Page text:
Laws of emotion
Because my view of psychotherapy for nervousness deals more with emotion, and less with logic or consciousness, I must add a little more explanation about emotion. Let's begin with the laws or facts about emotion.
The first law: if an emotion is left alone it will follow a course of rising, falling, and disappearing.
- As proof, past experiments using my bed rest therapy show that if one endures worries or agonies as they are, they will gradually disappear in due course.
One old saying goes "If you think of having a quarrel, it is advisable to continue thinking first for three days before beginning." This first law is the application of the notion that anger or any emotion will disappear in a few days.
- Again, the fact that when one is sad, one cries out so as to release the sadness, or when one gets mad, one shouts to dispel one's rage indicates that if the emotion is expressed or let out it will subside suddenly. In accordance with the second law to follow, it seems that the behavior released the emotion and allows this natural process.
William James reversed the sequence of sorrow and the facial expression by saying "We do not weep because we feel sad, but we feel sad because we weep. " However, I think it appropriate to conclude that the weeping expression and the personal awareness of sadness only look different because they are seen from objective and subjective viewpoints. In fact they should be regarded as identical phenomena. So an expressed emotion may go away naturally."
The second law: if the need underlying an emotion is satisfied, the feeling will quickly subside and disappear.
- This is evidenced by the fact that hunger pangs disappear when one eats and that marriage results from love. In an attempt to escape from suffering, neurotic patients may complain or act impulsively. This may produce temporary relief, but when they come to their senses they feel regretful for what they have done, resulting in an actual increase of anguish. Therefore, it is advisable for them to learn how to bear up under emotion and control their impulses.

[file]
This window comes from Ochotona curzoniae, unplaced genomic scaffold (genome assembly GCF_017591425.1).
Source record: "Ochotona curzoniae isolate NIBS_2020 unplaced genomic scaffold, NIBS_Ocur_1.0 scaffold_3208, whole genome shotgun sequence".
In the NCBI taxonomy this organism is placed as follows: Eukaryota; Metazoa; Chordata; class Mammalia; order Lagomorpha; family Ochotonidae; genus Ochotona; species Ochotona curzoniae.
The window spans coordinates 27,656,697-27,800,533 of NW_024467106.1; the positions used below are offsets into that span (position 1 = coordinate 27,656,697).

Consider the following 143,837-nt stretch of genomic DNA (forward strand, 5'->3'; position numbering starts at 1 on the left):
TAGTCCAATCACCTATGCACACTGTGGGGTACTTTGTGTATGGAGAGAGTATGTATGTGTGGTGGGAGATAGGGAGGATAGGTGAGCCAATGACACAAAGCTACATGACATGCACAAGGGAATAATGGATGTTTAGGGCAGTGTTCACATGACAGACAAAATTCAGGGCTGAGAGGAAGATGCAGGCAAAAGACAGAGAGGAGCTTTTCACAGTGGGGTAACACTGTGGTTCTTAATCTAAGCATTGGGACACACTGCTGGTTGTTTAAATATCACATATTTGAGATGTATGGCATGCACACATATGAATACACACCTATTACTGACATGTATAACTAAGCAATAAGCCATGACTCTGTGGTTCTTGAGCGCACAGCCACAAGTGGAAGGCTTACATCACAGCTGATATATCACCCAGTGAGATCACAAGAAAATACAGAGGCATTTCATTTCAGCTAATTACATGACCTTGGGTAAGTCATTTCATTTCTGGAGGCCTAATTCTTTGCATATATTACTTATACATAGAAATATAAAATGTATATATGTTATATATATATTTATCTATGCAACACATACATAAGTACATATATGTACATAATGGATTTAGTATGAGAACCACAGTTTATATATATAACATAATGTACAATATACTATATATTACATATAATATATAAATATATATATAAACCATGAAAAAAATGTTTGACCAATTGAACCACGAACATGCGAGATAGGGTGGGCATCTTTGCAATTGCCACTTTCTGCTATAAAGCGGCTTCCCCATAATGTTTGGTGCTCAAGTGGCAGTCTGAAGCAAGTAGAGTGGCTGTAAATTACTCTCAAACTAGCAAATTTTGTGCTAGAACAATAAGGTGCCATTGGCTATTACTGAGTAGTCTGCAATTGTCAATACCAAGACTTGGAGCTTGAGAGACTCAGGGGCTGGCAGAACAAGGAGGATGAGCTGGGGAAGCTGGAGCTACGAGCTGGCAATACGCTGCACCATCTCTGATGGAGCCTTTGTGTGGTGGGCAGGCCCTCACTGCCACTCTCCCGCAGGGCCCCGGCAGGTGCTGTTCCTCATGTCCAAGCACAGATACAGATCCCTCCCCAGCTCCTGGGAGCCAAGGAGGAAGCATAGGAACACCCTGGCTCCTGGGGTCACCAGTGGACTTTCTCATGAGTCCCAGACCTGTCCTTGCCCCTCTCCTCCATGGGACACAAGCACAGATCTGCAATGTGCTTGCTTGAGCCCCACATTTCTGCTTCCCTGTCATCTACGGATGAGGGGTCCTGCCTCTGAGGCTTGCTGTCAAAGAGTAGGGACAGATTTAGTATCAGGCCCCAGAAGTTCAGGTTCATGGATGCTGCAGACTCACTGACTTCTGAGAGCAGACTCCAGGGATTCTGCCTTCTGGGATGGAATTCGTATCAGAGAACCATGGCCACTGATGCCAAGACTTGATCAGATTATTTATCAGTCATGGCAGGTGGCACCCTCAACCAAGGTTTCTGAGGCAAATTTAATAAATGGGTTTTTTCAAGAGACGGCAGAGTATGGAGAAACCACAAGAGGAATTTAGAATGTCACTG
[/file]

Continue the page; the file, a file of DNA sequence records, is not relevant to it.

- In contrast, weak-willed people lack a moral sense of regret and restraint which the shinkeishitsu neurotics have. Weak-willed people obtain pleasure by releasing feelings through impulsive behavior and, the more they indulge, the more pleasure they feel until they lose all control over the impulse.
The third law: as one becomes accustomed to a feeling it becomes less intense and unnoticed.
- For example, one will feel neither cold nor hot as one becomes accustomed to cold or heat. Alternatively, if children are scolded very often, they will get used to such scolding and eventually ignore it. The object of the cold-water bathing imposed on neurotic patients serves to accustom them to unpleasant sensations and so helps them endure heavy feelings in the head or other discomfort so that the anguish will disappear.
So far I have described the conditions under which emotions may diminish or disappear. Now we turn to the conditions under which emotions are extended or strengthened.
The fourth law: The emotions will be strengthened when stimuli continue and attention is paid to them. Related to this law is the idea that some feelings get stronger after they surface.
- For example, a quarrel gradually escalates and anger-producing stimuli continue to pour forth. If attention was focused only on the beginning words that triggered the quarrel the anger wouldn't likely escalate so much. As patients with nervousness complain in detail about their symptoms or suffering to their families or to other people their attention directed toward their symptoms increases. Moreover, they hold a grudge against others for their lack of sympathy, further exacerbating the symptoms. Therefore, I always forbid neurotic patients to complain about their symptoms to their families.
The fifth law: an emotion is attained by a new experience; repeating the experience will develop the emotion more fully.
- It is demonstrated, for example, by the fact that one can only know the taste of something by eating or drinking it, or one can get to know the pleasures of a hobby by carrying it out.
- We can only obtain courage and self-confidence by repeating experiences of endeavor and success. As we become accustomed to discomfort we can be building pleasurable feelings through successful behavior.
In contrast, a person becomes more timid or servile by repeatedly making mistakes and failures because he is responding only to the discomfort accompanying those experiences. These matters are most important in this experiential therapy for nervousness.
The essence of nervousness and therapy.